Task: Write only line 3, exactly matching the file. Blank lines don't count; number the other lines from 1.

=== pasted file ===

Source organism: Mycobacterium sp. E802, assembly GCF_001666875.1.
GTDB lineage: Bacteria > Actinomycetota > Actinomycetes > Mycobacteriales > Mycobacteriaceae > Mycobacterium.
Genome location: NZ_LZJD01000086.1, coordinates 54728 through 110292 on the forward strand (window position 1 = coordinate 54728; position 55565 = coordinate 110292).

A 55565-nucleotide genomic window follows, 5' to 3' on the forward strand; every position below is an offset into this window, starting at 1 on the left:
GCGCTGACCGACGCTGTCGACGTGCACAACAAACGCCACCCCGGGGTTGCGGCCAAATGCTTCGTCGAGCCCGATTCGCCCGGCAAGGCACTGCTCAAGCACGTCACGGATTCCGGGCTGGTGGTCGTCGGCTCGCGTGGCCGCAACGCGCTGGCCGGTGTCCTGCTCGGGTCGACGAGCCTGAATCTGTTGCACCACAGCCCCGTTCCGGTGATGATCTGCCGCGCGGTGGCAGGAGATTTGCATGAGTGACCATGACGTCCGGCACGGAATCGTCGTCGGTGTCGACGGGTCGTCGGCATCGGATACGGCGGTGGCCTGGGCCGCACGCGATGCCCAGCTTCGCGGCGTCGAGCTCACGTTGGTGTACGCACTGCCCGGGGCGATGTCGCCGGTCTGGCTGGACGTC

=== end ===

Genome location: NZ_LZJD01000086.1, coordinates 54728 through 110292 on the forward strand (window position 1 = coordinate 54728; position 55565 = coordinate 110292).